Minneapolis-based banks have been closing the accounts of its customers in the Islamic community for years, but nobody can figure out why. Of course they know why. Banks don’t want to be associated with funding terrorism, with which many in the predominantly Somali Muslim community are associated, especially in Minnesota.
Mint Press News For years, Twin Cities’ residents who identify as members of the Islamic community say they have had their bank accounts closed unnecessarily and without reason by the Minneapolis-based TCF Financial Corp.
In one case, an American citizen — born and raised in Minneapolis — had his bank account closed, along with his sister’s account. The client used the account he opened in 2002 for his dental practice. He reportedly did not have any international transactions on his account, nor did he ever bounce a check or fail to keep a minimum balance. But he says that didn’t stop TCF from issuing a letter notifying him that the bank was “exercising its right under the terms of your account contract to discontinue our banking relationship.”
“A letter notified me that my account is closing, then after visiting and calling them I was notified by phone that TCF will not keep me as a customer even if I open a new account,” the former TCF customer told MintPress News.
Another Minneapolis Muslim resident says his TCF account was closed after a 12- to 15-year banking relationship. A doctor and practicing Muslim, the appellant says he learned his account was closed when he “received an unregistered/uncertified envelope at my doorstep that contained a check for the balance of my entire account with TCF bank and a letter stating that my account had been closed.”
According to Muslim Brotherhood front group CAIR (Council on American-Islamic Relations) Minnesota chapter, the closure of bank accounts belonging to Minnesota Muslims of Somali, Middle Eastern and South Asian origin, largely occurred between 2012 and 2013.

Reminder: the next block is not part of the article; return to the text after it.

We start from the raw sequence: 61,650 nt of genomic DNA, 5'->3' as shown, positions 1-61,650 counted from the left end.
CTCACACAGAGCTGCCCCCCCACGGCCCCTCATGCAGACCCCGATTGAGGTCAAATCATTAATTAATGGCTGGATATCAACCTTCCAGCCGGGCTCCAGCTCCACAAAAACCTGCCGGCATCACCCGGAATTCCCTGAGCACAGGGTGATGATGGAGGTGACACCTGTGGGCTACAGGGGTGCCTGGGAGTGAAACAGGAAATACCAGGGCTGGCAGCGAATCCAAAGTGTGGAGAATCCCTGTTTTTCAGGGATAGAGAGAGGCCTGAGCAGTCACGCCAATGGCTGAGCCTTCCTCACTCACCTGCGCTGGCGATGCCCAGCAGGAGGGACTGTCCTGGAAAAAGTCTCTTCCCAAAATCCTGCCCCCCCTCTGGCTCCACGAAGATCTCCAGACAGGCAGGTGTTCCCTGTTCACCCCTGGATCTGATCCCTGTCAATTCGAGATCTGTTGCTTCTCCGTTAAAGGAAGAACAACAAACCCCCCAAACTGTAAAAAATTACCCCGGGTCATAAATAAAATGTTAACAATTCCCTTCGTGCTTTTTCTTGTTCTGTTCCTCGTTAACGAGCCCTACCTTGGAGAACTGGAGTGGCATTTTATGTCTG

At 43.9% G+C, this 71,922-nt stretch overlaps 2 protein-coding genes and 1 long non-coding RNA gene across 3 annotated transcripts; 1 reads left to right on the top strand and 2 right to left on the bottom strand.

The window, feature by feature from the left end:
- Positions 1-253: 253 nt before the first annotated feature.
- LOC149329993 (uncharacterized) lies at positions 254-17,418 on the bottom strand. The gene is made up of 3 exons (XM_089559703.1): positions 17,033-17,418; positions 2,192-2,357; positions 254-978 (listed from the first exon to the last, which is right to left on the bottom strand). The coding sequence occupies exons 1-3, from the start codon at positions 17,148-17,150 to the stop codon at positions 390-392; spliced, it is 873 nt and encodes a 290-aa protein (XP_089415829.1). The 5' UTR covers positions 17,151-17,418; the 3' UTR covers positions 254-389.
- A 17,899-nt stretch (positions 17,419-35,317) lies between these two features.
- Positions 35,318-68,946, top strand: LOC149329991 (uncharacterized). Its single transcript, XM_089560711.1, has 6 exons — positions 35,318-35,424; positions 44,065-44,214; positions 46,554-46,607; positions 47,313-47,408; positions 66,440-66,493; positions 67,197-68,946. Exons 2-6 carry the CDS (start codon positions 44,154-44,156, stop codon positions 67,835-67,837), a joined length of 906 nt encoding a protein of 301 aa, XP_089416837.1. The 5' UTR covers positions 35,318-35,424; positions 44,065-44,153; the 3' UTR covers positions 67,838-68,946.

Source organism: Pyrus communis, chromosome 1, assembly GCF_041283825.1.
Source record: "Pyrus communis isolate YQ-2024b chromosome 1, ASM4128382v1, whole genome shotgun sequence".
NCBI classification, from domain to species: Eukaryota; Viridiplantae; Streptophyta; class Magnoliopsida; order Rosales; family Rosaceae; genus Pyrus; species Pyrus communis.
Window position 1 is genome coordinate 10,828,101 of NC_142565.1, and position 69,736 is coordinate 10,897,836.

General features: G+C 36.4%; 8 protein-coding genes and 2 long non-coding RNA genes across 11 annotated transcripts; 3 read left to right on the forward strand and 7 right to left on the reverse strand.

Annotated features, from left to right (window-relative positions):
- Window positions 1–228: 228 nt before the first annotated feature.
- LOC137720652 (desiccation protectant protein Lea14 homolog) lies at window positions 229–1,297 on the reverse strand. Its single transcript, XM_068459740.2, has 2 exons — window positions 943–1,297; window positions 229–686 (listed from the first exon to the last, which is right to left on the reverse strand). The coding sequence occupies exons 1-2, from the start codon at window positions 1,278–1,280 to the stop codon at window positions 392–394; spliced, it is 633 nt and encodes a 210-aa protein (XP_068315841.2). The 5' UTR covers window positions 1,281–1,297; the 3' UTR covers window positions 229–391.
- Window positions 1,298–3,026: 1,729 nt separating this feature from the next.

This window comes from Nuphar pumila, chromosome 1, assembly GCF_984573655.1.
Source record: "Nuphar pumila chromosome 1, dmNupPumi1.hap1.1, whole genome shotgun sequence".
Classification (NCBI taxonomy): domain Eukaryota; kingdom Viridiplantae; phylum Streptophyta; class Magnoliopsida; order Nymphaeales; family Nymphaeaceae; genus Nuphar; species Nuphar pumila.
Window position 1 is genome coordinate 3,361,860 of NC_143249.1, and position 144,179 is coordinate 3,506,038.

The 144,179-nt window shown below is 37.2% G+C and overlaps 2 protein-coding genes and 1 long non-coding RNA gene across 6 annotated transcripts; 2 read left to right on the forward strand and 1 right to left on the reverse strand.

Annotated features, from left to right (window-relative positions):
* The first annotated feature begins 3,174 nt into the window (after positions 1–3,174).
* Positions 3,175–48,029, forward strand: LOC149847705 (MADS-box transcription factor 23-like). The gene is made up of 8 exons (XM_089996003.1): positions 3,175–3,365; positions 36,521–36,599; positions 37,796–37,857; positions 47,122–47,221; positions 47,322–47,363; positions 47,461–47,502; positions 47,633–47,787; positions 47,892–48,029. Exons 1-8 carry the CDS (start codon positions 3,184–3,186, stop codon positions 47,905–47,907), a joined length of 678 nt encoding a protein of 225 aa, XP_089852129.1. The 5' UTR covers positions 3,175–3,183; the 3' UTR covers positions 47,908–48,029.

CAIR-MN says it first got involved after it was reported in January 2013 that several Iranian students at the University of Minnesota had their accounts closed.
As the group’s Civil Rights Director Saly Abd Alla told MintPress, “None of these individuals have been charged with any crimes or engaged in any transaction that violates U.S. law. The only thing these individuals have in common, aside from TCF abruptly and without explanation closing their bank accounts, is that they have Muslim names. “All of the clients are American citizens,” she added. “Some are converts to Islam, others were born into a Muslim family; they are various ages and professions; different ethnicities and races.”
Concerned that the accounts were closed not because these individuals had negative transactions or suspicious activity on their accounts, but solely because the individuals identified with the Islamic community, CAIR-MN wrote a letter to TCF Bank.
In February 2014, the director of the Minneapolis Department of Civil Rights filed a civil rights complaint on behalf of Muslim clients whose accounts were closed by TCF Bank without explanation.
In response to the accusations, Mark Goldman, senior vice president and director of corporate communications for TCF Financial Corporation, said, “TCF is disappointed the Minneapolis Department of Civil Rights has chosen to file an ambiguous claim that prevents the bank from responding more specifically to a serious allegation. We believe that the facts will show that this issue is about compliance with federal law and is in no way an issue of discrimination.”
Abd Alla said CAIR-MN approached TCF Bank before filing the complaint, hoping to resolve the issue, but says the bank has “denied any wrongdoing despite the evidence in the case.”
Goldman added that TCF is not able to respond to the allegations made by the Minneapolis Department of Civil Rights “because the complaint does not specifically identify any of the individuals or the specific facts related to their claims.” With that being said, Goldman explained, “TCF does not close a customer account unless it has a legitimate reason to do so.
The fact that these individuals are Palestinian-American, Syrian-American, Iraqi-American, Indian-American, Pakistani-American and Somali-American may mean that their bank accounts are watched more intensely than others, and there may have been stricter guidelines set in place regarding what the federal government viewed as appropriate transactions.
Though it’s not known how many denial-of-banking letters have been issued nationwide, according to CAIR’s Michigan office, several members of the Islamic community have had their accounts closed by Chase Bank.